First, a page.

Israeli prime minister Benjamin Netanyahu (left) shakes hands with Palestinian president Mahmoud Abbas (right) while US Secretary of State Hillary Clinton watches on. J. Scott Applewhite/AP
Middle East

World applauds Israel-Palestine talks – but Hamas promises retaliation

International leaders welcome further Middle Eastern talks, but the militant wing of Hamas vows to continue attacks.

THE PARAMILITARY WING of the Hamas party, along with ten other groups, insisted yesterday that they would continue their armed campaign on Israel, while international leaders applauded the two countries’ decision to continue face-to-face talks.

The discussions, being led by US Secretary of State Hillary Clinton, are the first direct meetings between leaders from the two sides in 20 months, and hope to resolve the six-decade conflict within a year.

Face-to-face talks between Israeli prime minister Benjamin Netanyahu and Palestinian president Mahmoud Abbas will resume in two weeks at a yet-to-be-decided Middle Eastern location.

UN Secretary-General Ban Ki-moon appealed for Palestine and Israel to work together to reduce tension between their peoples, while the talks were also welcomed by the EU’s foreign policy commissioner Catherine Ashton and European Parliament president Jerzy Buzek.

The talks have also been commended by French president Nicolas Sarkozy, British foreign minister William Hague, and China’s foreign minister Jianh Yu.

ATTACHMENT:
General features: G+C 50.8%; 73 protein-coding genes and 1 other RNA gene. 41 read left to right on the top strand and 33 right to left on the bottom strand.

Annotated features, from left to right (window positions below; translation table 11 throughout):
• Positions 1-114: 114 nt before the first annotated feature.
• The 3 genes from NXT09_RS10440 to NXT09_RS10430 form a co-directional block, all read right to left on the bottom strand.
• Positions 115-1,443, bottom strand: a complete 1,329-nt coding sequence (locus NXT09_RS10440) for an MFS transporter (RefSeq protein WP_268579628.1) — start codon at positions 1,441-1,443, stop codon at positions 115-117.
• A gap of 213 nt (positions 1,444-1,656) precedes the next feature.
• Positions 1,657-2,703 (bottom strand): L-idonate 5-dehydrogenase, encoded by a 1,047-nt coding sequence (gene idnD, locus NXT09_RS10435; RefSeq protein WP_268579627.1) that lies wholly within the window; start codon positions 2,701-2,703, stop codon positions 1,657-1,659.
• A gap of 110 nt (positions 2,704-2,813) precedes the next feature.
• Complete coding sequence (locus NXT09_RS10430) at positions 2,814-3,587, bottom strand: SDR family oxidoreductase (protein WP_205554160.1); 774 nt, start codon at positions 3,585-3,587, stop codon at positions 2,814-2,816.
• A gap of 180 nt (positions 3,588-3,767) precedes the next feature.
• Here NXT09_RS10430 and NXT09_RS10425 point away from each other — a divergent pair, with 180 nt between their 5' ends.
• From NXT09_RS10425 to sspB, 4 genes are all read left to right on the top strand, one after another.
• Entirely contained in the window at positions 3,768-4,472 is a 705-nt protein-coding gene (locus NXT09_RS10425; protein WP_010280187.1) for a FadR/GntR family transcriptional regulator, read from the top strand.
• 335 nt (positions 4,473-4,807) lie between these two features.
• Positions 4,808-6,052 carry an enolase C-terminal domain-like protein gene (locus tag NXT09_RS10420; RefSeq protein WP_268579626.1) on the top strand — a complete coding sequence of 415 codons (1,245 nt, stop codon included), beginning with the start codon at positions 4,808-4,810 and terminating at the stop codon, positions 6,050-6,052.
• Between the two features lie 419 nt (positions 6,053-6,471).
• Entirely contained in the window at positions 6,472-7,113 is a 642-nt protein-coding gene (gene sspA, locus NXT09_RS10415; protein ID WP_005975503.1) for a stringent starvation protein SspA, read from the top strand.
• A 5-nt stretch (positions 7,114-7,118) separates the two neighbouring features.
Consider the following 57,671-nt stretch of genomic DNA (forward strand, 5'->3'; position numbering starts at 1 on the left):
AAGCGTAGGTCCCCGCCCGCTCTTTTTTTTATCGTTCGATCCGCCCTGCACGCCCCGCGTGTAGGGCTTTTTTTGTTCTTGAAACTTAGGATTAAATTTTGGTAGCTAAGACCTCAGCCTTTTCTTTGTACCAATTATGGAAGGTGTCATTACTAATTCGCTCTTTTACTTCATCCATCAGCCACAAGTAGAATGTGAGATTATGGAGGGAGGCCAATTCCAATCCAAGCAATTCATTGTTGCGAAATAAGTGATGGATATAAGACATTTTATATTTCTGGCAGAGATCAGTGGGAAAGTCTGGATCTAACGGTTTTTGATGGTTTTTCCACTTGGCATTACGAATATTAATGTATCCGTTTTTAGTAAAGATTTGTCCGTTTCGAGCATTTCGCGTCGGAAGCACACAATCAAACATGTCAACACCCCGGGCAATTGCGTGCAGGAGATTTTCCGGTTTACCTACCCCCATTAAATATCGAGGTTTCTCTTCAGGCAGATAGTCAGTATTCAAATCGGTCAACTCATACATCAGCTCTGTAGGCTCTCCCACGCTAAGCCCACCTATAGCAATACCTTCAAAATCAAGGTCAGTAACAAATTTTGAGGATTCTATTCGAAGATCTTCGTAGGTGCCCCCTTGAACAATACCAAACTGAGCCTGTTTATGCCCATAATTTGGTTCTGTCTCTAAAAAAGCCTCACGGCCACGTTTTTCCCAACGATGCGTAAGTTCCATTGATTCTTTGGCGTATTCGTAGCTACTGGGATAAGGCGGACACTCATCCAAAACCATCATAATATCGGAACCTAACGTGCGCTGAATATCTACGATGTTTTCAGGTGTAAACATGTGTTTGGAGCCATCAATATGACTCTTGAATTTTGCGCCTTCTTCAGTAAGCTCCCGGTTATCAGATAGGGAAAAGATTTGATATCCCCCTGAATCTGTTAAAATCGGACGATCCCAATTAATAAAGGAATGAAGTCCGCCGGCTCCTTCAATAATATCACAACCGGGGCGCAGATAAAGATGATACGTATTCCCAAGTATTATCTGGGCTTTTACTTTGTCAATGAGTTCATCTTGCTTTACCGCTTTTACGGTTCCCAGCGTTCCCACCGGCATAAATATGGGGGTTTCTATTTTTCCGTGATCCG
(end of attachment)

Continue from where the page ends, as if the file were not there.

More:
The talks had been threatened by Tuesday’s attack by a Hamas gunman in the West Bank, which killed four Israelis. But where previously such attacks would have proven enough to derail the talks, on this occasion they seemed to galvanise the intentions of Netanyahu and Abbas to reach a conclusion.

Yesterday after a meeting of almost a dozen Palestinian militant groups, the groups threatened to continue terrorist attacks in order to ‘resist’ what they perceived as Israeli aggression. One Hamas representative spoke of “responding to Israel with iron and fire”.

US Senator George Mitchell, overseeing the talks alongside Clinton, said both parties had agreed “that a logical next step would be to begin working on achieving a framework agreement for permanent status” Mr. Mitchell said.